10 July 2015 #Employment
This week’s huge news is the announcement by the Chancellor of a new “National Living Wage” which will effectively replace the National Minimum Wage for workers over the age of 25.
The new compulsory level of pay will see hourly wages raised to £7.20 in April 2016 and £9 an hour by 2020 for workers aged over 25.
This represents a 50p per hour improvement on existing plans to increase the national minimum wage to £6.70 in October this year, as previously set out by Osborne in his coalition government Budget last March.
The argument will be over the long term effect on the economy of this move. It is not one supported by the CBI. CBI director-general John Cridland said: “Firms will welcome measures to balance the books and boost investment, but they will be concerned by legislating for wage increases they may not be able to deliver. The CBI supports a higher skilled, higher wage economy, but legislating for a living wage does not reflect businesses’ ability to pay. This is taking a big gamble that the labour market can absorb year-on-year increases of an average of 6%.”
However, arguably an equally major issue is the use of the terminology “national living wage” rather than “national minimum wage”. The term 'living wage' is already in use by the Living Wage Foundation, completely unrelated to the Low Pay Commission which so far has recommended the national minimum wage rate. The Living Wage Foundation has set pay levels of £9.15 in London and £7.80 in the rest of the UK. Both amounts, which are already paid voluntarily by many employers.
So, is this a re-branding exercise? Commenting on the announcement, Rhys Moore, director of the Living Wage Foundation said: “Is this really a living wage? [Our] living wage is calculated according to the cost of living whereas the Low Pay Commission calculates a rate according to what the market can bear. Without a change of remit for the Low Pay Commission this is effectively a higher NMW not a living wage.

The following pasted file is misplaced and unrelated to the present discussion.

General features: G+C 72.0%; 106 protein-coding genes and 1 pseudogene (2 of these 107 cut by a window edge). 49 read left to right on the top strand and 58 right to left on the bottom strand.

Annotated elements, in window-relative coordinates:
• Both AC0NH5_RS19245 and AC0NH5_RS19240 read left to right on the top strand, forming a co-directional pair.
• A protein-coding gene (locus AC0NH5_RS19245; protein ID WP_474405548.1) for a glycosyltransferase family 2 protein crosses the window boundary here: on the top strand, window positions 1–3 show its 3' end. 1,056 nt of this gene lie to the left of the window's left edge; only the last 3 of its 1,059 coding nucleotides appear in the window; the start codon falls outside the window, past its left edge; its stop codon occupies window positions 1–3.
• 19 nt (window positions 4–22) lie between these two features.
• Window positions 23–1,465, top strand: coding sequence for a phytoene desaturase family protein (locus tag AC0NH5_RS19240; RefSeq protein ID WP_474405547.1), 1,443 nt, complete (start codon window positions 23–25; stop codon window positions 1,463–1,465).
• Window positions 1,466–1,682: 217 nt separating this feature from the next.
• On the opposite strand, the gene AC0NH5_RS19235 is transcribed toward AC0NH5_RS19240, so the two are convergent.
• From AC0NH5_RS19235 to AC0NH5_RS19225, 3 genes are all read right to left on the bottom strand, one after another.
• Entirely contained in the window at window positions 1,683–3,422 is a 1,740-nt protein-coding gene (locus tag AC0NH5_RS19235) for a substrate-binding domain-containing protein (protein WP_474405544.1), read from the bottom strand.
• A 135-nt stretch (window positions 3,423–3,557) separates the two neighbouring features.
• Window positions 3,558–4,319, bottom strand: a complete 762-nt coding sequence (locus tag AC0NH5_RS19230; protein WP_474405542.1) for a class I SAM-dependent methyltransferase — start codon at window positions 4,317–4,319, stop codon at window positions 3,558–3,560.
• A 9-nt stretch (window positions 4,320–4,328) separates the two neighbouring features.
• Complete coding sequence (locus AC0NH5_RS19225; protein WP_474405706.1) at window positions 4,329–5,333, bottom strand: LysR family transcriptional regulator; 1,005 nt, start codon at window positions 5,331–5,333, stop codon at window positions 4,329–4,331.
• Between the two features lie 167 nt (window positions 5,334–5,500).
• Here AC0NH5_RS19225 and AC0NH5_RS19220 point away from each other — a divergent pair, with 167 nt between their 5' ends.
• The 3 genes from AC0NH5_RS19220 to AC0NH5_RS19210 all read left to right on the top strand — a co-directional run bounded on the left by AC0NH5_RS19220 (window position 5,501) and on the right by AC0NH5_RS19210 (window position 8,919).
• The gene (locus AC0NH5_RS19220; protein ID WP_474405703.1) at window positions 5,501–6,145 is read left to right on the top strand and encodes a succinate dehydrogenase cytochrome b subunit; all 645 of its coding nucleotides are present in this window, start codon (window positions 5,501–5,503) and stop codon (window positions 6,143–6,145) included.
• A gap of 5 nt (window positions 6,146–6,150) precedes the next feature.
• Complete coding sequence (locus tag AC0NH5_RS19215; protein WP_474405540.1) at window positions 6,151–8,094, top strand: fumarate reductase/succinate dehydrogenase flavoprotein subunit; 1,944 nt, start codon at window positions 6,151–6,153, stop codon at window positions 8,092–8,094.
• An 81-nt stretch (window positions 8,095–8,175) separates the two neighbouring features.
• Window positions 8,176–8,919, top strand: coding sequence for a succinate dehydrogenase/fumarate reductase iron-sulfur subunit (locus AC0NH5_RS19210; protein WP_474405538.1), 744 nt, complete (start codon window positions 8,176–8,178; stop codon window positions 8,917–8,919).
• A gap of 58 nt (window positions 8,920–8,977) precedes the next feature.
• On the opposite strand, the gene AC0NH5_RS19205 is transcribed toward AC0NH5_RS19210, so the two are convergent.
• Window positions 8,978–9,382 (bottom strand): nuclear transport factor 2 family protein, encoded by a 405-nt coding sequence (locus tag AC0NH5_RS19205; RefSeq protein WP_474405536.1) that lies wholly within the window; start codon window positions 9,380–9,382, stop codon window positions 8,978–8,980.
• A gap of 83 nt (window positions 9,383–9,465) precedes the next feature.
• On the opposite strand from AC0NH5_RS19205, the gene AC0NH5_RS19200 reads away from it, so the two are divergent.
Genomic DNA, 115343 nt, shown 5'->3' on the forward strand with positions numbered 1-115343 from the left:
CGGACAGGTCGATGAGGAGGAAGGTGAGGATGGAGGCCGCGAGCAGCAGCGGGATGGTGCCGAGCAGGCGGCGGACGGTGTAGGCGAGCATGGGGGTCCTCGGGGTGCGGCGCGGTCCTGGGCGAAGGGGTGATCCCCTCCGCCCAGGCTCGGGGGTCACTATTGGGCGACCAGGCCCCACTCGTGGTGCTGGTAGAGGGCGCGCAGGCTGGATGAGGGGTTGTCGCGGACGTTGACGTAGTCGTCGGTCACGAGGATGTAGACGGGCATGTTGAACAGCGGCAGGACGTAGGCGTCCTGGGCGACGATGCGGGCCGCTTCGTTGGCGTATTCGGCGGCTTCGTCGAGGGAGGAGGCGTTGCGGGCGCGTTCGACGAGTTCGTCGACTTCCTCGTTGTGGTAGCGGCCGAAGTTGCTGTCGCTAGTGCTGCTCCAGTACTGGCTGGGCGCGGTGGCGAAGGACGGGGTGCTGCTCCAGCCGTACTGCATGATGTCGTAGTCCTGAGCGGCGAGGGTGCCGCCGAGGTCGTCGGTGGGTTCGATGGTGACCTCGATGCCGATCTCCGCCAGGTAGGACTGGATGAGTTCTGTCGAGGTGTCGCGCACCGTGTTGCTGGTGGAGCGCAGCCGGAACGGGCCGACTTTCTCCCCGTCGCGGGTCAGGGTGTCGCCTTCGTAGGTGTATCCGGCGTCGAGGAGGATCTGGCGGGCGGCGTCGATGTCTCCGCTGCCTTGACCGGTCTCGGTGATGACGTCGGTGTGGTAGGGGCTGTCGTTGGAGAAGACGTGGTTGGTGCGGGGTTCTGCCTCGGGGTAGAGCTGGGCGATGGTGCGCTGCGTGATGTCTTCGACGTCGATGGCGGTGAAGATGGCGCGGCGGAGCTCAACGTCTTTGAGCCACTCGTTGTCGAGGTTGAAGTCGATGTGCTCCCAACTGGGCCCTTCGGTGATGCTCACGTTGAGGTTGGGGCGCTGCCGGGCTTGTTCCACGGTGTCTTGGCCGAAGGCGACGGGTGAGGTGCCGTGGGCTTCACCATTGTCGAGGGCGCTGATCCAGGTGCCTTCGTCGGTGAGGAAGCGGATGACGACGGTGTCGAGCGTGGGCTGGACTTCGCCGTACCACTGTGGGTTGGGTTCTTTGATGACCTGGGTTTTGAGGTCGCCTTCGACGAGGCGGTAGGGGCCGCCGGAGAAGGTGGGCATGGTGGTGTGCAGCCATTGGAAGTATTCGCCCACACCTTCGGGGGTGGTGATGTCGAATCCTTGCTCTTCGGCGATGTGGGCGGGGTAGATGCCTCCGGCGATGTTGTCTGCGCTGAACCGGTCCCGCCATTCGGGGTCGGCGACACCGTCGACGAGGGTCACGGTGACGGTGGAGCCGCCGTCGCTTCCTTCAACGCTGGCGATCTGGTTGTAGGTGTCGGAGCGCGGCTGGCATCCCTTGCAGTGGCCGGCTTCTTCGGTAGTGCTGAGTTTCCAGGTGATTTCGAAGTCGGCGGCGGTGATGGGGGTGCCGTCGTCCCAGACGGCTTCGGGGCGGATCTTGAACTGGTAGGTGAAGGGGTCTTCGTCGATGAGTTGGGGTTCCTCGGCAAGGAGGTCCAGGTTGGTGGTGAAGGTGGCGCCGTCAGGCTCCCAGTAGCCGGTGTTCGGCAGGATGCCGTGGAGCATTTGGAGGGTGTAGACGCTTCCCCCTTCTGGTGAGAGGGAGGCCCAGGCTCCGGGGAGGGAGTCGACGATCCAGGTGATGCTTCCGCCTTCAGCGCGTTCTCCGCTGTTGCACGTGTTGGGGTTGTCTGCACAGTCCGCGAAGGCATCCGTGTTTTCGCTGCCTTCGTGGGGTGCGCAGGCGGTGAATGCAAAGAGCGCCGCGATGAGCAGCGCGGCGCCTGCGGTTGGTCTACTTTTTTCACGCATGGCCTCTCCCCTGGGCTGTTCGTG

The Chancellor’s announcement does raise the key issue of what exactly is the proper remit now of the Low Pay Commission?
The change from “national minimum wage” to “national living wage”, using fundamentally the same terminology as the Living Wage Foundation but not the same rates and measures is bound to cause confusion. The unions have long campaigned for the living wage and the issue now for them is how to build on this latest, rather surprising development. Employers federations internationally at the International Labour Organisation, including the CBI, have taken a clear stance in resisting standards on a “living wage” . At international level, the ITUC are campaigning hard to further the concept of the living wage.
The question is whether the economic gamble the Government are taking over the new national living wage also turns out to be a political one as well.